I finished another ROOT today. This one was a recorded book. Crack in the Edge of the World: America and the Great California Earthquake of 1906 by Simon Winchester has been on my shelves since May 5, 2008. It was time to get this one off the shelves. It was narrated by Winchester and I have liked listening to his books in the past. He is an excellent narrator. However, he gets a bit pompous, or maybe sanctimonious, towards the end of the book, and that bothered me. In fact, it probably colored my perceptions of this whole book. I also thought it could have been more about the earthquake and fire and less about the geology of the entire North American continent. Even with those complaints this was a good book to listen to while driving. I find that for those really interested in digging into the geology of North America that I would recommend the geological works by John McPhee over this book. I thought and they were much more informative about the geology. They are still nonpareiled.

Edited: Jul 18, 6:54am Top

>50 Familyhistorian: >54 Familyhistorian: I changed the way I was counting my ROOTs in the same way last year, for the same reasons.

Jul 18, 10:34am Top

ROOT #19 for the year and fourth for July- review is on my thread and no tickers updated. I took this book off my book tower for the "75 Books Read" group Non-fiction challenge.

Jul 18, 10:58pm Top

>61 FAMeulstee: It kind of defeats the purpose if you just let the books stay in the stacks until they age into ROOTs, doesn't it? When I realized what I was doing I knew that I had to do something about it.

Jul 18, 11:11pm Top

I don’t plan on doing that deliberately, but it happens. Because I read so many book reviews for work I tend to enter the book into my library on LT as soon as the review has caught my eye. Of course, it can be many months before I actually check it out or pull it down and read it. For that reason many of the “new” or newly published books end up being ROOT’s. But a good many of them don’t.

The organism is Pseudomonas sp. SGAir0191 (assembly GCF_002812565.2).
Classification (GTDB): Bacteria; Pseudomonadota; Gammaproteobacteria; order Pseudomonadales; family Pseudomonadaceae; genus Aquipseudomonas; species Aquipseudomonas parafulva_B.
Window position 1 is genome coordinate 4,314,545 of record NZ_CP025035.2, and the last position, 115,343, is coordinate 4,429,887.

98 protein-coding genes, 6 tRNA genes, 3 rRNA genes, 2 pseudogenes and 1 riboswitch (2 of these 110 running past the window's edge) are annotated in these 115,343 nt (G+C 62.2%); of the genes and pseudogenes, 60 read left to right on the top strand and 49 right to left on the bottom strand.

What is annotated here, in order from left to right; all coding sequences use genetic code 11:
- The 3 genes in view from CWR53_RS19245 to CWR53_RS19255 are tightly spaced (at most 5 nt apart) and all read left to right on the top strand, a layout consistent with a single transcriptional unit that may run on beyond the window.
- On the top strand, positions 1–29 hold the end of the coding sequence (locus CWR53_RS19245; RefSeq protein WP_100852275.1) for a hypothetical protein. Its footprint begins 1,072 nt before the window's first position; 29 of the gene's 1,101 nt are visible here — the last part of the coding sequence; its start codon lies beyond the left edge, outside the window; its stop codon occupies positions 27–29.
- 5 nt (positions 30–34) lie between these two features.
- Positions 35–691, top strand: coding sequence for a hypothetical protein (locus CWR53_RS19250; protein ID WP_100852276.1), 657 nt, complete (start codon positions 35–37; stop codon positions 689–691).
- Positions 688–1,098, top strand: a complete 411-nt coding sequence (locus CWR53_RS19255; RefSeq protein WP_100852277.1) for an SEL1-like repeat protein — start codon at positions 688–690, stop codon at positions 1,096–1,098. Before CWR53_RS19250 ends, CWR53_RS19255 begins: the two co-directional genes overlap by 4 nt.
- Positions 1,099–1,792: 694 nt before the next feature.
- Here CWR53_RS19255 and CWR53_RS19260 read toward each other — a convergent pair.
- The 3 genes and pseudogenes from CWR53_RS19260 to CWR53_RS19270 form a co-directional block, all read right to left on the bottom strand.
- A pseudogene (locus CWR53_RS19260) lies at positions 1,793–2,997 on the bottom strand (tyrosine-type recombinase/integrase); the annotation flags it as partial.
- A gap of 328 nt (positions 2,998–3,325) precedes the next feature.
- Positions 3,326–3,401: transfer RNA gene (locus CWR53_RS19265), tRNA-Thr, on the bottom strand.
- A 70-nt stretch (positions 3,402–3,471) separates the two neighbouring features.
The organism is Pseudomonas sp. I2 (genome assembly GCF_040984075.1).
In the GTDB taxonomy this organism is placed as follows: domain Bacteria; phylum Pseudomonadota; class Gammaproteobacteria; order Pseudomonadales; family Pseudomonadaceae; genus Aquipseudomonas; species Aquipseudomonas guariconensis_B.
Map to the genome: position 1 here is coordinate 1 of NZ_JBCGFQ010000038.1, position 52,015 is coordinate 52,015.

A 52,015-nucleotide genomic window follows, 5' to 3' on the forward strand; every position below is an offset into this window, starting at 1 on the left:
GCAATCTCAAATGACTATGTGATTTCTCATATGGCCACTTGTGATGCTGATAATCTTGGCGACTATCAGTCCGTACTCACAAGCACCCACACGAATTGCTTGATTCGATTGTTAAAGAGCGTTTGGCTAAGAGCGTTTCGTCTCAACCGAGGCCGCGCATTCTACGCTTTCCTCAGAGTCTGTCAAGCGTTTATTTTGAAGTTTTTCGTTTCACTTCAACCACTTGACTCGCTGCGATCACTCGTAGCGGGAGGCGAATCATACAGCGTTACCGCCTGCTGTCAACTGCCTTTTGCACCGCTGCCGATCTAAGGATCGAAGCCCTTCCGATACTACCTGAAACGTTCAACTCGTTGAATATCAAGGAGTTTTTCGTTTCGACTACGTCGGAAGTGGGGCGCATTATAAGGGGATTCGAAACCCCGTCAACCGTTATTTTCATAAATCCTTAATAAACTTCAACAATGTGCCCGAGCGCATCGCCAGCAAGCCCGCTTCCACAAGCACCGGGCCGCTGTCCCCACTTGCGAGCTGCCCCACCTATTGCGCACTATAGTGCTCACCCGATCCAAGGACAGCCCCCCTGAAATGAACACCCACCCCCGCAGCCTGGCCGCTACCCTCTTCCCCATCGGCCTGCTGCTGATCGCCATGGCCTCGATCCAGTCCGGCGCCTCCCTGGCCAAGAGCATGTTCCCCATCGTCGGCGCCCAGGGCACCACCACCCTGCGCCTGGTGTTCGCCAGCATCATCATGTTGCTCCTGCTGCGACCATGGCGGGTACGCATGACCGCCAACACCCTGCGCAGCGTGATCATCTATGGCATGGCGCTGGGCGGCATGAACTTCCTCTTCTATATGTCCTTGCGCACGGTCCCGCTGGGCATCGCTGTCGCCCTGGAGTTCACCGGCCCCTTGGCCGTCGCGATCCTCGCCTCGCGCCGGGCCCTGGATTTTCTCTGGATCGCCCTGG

Right now I have about 20 books I have read this year that didn’t qualify as ROOT’s. I just hope that I am not deliberately leaving books on a pile so that they count as ROOT’s. As you say - that would defeat the purpose.

Jul 19, 1:39am Top

>64 benitastrnad: Having books you don't get to in a year is par for the course, Benita, but I was passing books over because they weren't old enough, so making a conscious decision.

Jul 19, 2:32am Top

>63 Familyhistorian: I do that too sometimes. But I try to read a book I feel I'm in the mood for now.

Edited: Jul 19, 12:42pm Top

>65 Familyhistorian: I too was purposely passing up books that I wanted to read because they weren't "old" enough and that's no fun at all. But now I figure anything I've purchased (or been given/gifted) that I haven't read immediately upon receiving counts as a ROOT for my logging purposes. After all, it's still coming out of my TBR pile at that point!

Quick mid-month ROOT catchup:
1. The Little Oratory by David Clayton and Leila M Lawler (39/50 ROOTs): Quick, informative guide on praying in the home; 5 stars